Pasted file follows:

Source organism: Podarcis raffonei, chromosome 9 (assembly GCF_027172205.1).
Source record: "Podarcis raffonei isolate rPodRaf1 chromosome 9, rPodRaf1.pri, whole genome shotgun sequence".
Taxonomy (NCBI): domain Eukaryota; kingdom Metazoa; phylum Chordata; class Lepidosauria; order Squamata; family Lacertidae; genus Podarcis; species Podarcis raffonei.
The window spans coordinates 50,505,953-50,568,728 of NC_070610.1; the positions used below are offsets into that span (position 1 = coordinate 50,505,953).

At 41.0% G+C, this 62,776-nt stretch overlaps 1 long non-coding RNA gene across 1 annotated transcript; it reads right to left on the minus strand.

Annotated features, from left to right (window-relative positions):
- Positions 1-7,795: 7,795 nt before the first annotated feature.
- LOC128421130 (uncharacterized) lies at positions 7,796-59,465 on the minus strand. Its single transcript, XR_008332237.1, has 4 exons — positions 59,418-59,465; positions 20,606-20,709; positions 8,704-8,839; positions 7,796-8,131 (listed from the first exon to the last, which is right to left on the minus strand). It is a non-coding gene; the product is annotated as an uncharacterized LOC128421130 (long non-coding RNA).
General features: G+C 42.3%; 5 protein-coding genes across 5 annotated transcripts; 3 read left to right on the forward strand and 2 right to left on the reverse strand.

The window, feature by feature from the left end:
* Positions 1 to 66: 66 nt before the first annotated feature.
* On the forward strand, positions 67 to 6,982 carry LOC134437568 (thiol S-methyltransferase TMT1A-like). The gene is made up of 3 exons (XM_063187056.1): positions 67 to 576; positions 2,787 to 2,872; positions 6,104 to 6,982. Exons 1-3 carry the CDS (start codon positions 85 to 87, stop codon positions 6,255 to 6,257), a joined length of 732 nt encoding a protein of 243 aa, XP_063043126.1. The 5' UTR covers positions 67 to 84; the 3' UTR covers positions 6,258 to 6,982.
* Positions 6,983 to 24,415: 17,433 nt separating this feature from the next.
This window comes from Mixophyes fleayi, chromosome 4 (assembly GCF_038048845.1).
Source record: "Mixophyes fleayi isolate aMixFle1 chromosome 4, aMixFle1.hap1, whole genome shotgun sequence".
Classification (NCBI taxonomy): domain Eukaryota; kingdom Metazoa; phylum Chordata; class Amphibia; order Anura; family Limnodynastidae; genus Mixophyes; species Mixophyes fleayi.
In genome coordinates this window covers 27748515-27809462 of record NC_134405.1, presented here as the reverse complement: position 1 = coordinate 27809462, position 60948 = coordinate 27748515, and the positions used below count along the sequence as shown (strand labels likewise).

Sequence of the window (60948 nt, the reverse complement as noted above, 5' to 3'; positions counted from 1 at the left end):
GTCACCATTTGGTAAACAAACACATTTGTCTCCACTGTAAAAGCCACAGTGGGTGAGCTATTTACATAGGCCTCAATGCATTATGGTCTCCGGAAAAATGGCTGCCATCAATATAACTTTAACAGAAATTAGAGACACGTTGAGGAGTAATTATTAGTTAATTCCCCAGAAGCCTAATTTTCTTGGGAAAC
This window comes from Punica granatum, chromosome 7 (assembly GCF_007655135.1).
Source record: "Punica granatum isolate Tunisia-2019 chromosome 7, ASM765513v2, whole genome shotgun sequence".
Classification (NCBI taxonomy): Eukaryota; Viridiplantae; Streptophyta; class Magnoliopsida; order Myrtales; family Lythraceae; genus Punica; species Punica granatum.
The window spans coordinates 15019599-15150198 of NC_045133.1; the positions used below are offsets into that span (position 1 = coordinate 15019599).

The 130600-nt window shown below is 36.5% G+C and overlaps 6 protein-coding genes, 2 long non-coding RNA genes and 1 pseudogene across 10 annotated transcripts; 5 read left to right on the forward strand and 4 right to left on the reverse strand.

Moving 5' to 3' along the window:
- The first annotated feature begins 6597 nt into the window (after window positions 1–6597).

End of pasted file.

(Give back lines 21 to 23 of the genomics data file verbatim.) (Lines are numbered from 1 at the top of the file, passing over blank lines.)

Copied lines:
Source record: "Punica granatum isolate Tunisia-2019 chromosome 7, ASM765513v2, whole genome shotgun sequence".
Classification (NCBI taxonomy): Eukaryota; Viridiplantae; Streptophyta; class Magnoliopsida; order Myrtales; family Lythraceae; genus Punica; species Punica granatum.
The window spans coordinates 15019599-15150198 of NC_045133.1; the positions used below are offsets into that span (position 1 = coordinate 15019599).